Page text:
Blake Neely is currently scoring two great shows on television “The Mentalist” and newcomer “Pan-Am”. Blake has also scored various shows like “Brothers and Sisters” and “No Ordinary Family”. Media Mikes had a chance to chat with Blake to chat about comparing his scores and what we can expect from the score on this Fall’s seasons.
Mike Gencarelli: What was your inspiration for the “Pan-Am” score?
Blake Neely: My first reaction was to ask”why they wanted me?” I didn’t really do that type of work and 60’s themed stuff really wasn’t in my skill set. I told them this and they told me that the show was more of an American story with big rich orchestral sounds. Since I started doing music for television, I always tried to make the music more like what you would hear in a feature length film. When you think about it a television series is like a 22 hr. movie spaced out over an entire season. When I watched “Pan-Am”, I thought it was a perfect show to be more bold and cinematic. The show travels around the world and there are multiple story lines going on. The show was an opportunity to start with a big pilot and see what I could get away with.
MG: Were you able to see episodes prior to scoring?
BN: They send me each episode with temp music in it. The temp music might have been idea as to what they are looking for. From there we have a discussion about our ideas and I go from there. I do get to see the show way before its finished.
MG: Do you find the temp tracks helpful in anyway?
BN: They can be helpful if you have never worked with a director or producer. After you work with the same clients a few times you start to develop a language and understanding. If you have never worked with someone the temps can help you gauge what they are thinking. I find it interesting because composers are like actors but they never hire temps for us. (Laughs) The biggest hindrance for me is when a film may have been tested to an audience already with a different score. If the score tests really high it can cause people to not want to change what was done so you end up mimicking what was previously done.
MG: How do you feel working on “Pan-Am” compares to working on “The Mentalist”?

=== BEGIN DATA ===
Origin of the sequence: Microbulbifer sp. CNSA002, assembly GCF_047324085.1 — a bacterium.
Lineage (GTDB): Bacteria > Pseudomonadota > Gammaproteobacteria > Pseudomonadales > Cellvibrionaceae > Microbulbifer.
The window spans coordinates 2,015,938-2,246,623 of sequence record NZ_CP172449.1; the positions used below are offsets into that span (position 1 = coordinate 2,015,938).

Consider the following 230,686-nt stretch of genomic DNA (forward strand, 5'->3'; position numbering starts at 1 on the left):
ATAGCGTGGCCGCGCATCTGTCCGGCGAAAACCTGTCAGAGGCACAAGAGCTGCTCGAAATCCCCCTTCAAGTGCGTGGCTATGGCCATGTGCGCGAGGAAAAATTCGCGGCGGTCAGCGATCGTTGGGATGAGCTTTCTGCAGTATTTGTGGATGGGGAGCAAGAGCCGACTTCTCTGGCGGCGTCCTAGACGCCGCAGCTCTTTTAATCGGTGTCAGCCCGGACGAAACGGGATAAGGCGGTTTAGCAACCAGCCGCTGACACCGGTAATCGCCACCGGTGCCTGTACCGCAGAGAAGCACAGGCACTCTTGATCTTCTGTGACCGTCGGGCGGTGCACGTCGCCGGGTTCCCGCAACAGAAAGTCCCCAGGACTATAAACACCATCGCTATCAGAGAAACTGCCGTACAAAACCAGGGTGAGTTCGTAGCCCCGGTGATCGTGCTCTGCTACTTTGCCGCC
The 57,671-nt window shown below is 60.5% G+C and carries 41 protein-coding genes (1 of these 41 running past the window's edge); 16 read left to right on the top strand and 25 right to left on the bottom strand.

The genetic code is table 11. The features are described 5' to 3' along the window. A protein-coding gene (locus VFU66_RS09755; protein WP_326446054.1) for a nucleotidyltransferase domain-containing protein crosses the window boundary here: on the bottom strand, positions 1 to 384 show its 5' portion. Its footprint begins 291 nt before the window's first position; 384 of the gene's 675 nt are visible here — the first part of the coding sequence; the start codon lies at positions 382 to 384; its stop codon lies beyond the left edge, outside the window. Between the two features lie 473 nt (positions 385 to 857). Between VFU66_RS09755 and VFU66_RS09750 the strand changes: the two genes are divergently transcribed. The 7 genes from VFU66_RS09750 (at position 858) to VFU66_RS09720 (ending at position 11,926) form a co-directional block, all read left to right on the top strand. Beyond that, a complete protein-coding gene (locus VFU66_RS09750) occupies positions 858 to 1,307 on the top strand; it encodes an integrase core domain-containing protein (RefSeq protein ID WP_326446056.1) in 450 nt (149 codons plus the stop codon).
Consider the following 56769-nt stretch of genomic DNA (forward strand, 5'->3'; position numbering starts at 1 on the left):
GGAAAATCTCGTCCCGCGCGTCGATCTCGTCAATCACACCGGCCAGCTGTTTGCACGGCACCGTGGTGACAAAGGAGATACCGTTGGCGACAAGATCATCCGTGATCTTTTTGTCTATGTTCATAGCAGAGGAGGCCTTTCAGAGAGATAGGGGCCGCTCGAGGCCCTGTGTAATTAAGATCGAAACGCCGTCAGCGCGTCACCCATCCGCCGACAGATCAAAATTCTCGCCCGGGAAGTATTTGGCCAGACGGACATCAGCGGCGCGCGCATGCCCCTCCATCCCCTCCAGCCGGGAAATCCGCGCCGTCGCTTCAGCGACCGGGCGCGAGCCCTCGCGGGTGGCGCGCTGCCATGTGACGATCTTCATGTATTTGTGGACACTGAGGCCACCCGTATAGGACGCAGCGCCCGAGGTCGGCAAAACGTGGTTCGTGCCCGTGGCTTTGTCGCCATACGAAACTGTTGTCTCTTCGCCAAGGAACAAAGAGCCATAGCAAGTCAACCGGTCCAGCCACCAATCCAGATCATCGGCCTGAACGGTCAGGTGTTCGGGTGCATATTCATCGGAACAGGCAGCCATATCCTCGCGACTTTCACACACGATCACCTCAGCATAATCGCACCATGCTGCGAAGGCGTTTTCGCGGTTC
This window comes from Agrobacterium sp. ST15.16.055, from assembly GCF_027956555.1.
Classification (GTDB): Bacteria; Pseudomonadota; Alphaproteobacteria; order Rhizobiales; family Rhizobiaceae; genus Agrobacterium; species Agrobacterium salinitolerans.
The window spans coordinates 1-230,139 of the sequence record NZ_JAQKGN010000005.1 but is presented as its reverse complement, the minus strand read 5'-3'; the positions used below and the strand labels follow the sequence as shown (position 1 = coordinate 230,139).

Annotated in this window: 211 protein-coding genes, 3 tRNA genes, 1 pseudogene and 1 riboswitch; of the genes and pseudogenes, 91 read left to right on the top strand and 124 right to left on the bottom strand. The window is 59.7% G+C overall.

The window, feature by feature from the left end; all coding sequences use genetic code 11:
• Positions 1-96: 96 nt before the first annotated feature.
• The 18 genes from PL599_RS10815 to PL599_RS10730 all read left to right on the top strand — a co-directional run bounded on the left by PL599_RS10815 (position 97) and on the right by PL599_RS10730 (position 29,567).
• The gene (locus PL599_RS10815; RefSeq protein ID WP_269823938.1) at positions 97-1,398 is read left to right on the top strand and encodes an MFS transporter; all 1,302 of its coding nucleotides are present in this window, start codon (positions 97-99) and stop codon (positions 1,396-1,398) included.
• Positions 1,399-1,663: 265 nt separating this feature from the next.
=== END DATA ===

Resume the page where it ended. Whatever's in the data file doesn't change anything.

BN: When I take on multiple projects I try to look for ones that are very different from each other. In this case they couldn’t be more different. On “The Mentalist” we are dealing with more electronic sounds and grooves. “Pan-Am” is orchestral and less dark. I can kind of choose which one I want to work on by the mood I am in. It’s a nice balance. I have worked on similar shows at the same time before and it’s difficult to come up with different ideas out of the same brain.
MG: How do you feel the scores for “The Mentalist” have differed from season to season?
BN: I try to keep the sound pretty much the same. I look at the music as part of a set. You aren’t going to repaint the sets or change the characters costumes. There is a familiarity that the audience wants. I tend to get bored with myself very quickly so I try to change things up. When I do make changes I have to make sure that I’m not going out of what works for the show. I have really concentrated on that with the later seasons. With “Pan-Am” I am still honing in and developing a sound for the show that will last just as long as the other.
MG: What do you find is your biggest challenge when approaching a television show?
BN: Time is the biggest challenge. On a good week I have 6 days from start to finish. On these shows there is anywhere from 20-30 minutes per show. It’s all a matter of time in getting that much music written in 6 days. You develop tricks over time that helps speed things up. When you are working on a film you have a lot more time to think about your ideas.
MG: Do you have a specific genre that you are most comfortable with?
BN: Looking back I think I am most comfortable with Americana type music. I’m also comfortable doing comedies and romantic comedies. There are certain styles you can do quickly and well. In this profession you have to be able to do all types of genres.
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